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Offline DoctorBeaver

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antiparticles
« on: 26/10/2005 14:35:47 »
It has been hypothesised that gravity is carried by particles called gravitons. Would they have an antiparticle equivalent? If so, could they be the cause of the acceleration in the expansion of the universe? Also, would an anti-graviton have to obey the laws on FTL? [xx(]


 

Offline McQueen

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Re: antiparticles
« Reply #1 on: 27/10/2005 08:27:57 »
quote:
Originally posted by DoctorBeaver

It has been hypothesised that gravity is carried by particles called gravitons. Would they have an antiparticle equivalent? If so, could they be the cause of the acceleration in the expansion of the universe? Also, would an anti-graviton have to obey the laws on FTL? [xx(]



It is interesting that you bring this up, what was at one time thought to be the definition of a  vacuum , was that it was a space  devoid of substance , now it turns out to be teeming with virtual interactions and particles . Apart from gravitons. the vacuum is also thought to be filled with quantum entangled particles such as electron/positron pairs. What does this do to our conception of the propagation of electromagnetic waves , surely it is reminiscent of the “ether” ( See: Questions on the ether in this forum) )which was so dear to classical physics? And since electron/positron pairs have  photons as both the causative and end factors in their existence ,  the propagation of electromagnetic radiation must be  closely involved with these “virtual” particles. But , and this is the question , how are they involved? Quantum mechanics ( or QED) gives a totally unsatisfactory answer to these questions. Am I right?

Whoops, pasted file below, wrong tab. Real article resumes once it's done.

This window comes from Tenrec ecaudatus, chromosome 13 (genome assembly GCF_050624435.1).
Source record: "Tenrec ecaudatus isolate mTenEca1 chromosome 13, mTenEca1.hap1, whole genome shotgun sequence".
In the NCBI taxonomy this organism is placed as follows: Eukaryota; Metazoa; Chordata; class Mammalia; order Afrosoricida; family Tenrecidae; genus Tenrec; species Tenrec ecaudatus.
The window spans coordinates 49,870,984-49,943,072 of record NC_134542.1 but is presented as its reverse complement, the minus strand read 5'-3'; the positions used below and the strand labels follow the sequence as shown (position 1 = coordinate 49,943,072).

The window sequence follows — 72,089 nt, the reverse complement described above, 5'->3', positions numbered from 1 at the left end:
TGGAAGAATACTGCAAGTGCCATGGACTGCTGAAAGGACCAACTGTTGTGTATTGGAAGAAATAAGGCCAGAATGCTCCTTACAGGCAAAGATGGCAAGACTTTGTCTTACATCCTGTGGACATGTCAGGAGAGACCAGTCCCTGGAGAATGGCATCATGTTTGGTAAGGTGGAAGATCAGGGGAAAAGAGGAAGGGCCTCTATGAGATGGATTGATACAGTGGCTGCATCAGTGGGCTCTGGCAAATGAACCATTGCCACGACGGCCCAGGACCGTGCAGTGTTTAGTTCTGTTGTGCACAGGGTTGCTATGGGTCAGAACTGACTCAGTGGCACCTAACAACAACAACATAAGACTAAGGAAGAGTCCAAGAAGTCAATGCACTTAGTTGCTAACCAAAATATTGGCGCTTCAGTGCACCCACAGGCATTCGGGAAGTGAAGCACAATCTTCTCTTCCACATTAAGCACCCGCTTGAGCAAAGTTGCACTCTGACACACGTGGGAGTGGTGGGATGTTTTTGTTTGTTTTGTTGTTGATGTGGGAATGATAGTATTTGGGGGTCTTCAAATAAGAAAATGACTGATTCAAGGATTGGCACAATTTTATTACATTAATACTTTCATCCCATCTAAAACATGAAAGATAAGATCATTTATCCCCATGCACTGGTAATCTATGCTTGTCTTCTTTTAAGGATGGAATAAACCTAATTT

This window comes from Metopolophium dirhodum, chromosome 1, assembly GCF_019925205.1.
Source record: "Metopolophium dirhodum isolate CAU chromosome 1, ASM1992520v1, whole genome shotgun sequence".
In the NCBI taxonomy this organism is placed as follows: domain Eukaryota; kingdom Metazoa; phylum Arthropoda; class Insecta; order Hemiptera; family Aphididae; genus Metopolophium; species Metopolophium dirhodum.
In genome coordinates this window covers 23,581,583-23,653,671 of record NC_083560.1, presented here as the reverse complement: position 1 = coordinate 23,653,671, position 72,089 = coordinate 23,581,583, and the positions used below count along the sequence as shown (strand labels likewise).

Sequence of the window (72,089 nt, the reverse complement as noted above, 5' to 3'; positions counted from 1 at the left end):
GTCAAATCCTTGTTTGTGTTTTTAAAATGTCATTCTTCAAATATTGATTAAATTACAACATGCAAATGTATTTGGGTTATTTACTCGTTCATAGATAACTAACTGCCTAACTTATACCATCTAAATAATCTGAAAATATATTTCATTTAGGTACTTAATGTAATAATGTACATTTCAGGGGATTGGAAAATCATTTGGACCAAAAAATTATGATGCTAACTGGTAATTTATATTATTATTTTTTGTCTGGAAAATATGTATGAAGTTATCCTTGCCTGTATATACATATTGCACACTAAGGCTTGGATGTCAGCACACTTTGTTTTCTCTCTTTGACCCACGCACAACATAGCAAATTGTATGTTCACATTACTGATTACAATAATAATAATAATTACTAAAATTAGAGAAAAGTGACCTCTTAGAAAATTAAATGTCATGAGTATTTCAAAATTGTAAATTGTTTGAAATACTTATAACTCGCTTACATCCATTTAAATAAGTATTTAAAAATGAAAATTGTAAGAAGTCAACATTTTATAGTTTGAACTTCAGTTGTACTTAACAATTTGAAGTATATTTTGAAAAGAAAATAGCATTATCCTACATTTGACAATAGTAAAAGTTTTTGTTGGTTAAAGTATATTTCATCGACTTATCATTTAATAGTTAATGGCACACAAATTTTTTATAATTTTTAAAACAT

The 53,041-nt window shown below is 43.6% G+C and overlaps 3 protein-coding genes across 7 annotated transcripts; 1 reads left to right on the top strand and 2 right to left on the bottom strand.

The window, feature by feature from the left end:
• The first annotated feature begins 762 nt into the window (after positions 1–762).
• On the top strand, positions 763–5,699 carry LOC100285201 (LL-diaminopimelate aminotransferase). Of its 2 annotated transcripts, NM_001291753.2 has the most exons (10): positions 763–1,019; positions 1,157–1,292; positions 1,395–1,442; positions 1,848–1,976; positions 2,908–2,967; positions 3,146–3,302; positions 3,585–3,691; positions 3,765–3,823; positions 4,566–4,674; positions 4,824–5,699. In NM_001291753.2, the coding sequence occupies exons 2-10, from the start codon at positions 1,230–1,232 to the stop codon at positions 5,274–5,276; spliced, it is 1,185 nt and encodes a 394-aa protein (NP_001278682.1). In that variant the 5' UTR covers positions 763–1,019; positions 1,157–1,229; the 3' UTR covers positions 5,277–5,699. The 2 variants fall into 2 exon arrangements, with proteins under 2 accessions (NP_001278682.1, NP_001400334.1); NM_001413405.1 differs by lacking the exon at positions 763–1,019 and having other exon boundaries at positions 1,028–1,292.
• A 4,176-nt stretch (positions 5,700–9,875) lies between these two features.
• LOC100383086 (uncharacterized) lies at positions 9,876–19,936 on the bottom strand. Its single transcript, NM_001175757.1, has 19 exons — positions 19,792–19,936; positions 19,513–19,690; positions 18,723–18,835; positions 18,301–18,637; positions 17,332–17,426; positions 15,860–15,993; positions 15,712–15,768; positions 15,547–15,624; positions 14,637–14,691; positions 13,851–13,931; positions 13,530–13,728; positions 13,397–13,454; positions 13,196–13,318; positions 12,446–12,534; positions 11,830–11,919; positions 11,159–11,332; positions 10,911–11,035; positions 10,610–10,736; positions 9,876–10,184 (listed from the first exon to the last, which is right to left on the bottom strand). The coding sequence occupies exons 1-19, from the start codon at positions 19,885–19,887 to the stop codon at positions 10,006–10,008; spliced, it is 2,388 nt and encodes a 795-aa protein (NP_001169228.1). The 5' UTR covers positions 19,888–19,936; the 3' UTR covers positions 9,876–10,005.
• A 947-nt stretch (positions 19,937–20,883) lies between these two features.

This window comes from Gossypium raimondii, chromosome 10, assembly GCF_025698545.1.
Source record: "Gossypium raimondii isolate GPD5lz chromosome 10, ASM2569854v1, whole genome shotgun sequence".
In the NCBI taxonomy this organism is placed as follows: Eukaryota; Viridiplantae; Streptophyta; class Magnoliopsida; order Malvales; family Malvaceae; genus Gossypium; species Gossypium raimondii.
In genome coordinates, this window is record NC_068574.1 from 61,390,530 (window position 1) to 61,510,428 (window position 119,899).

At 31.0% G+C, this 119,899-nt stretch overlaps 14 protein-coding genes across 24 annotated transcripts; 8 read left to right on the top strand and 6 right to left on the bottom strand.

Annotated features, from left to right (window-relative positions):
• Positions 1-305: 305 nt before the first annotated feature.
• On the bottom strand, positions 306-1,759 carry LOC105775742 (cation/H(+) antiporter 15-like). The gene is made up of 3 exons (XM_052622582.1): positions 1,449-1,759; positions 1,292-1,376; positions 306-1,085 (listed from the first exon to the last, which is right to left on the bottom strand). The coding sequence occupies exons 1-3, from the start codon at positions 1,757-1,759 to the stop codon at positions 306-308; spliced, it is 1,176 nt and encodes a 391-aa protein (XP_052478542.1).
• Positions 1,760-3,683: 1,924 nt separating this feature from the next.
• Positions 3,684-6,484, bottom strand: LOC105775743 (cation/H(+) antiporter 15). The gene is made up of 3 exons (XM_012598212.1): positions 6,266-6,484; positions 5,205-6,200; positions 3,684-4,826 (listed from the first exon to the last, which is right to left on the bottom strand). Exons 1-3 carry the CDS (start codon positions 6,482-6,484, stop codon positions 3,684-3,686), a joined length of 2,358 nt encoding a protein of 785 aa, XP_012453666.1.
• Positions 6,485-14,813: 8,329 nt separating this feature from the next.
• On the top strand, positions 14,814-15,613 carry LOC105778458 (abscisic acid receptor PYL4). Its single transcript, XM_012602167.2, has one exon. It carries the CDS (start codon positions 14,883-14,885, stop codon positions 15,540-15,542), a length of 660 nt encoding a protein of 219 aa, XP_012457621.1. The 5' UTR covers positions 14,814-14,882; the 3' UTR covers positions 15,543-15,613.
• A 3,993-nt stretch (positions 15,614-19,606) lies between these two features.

Offline Solvay_1927

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Re: antiparticles
« Reply #2 on: 27/10/2005 22:12:41 »
Doctor (mmm, nice) Beaver,
I recall reading that gravitons are their own antiparticles (in the same way that photons are their own antiparticles), so there's no such thing as an "anti-graviton".  So the answer must be (according to current theories, anyway): "no" - antigravitons can't be used to explain the accelerating expansion of the universe.  Gravity is always attractive, whether the particles it's acting on are matter or antimatter.


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Offline gsmollin

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Re: antiparticles
« Reply #3 on: 29/10/2005 16:39:53 »
quote:
Originally posted by McQueen
... And since electron/positron pairs have  photons as both the causative and end factors in their existence ,  the propagation of electromagnetic radiation must be  closely involved with these “virtual” particles. But , and this is the question , how are they involved? Quantum mechanics ( or QED) gives a totally unsatisfactory answer to these questions. Am I right?




As I understand it, virtual particles are closely involved with the transmission of forces from electromagnetic radiation. The magnetic forces you can feel are transmitted by virtual photons. The electrostatic force is transmitted by virtual photons. Virtual photons cannot perform work, however. Real photons are required for that.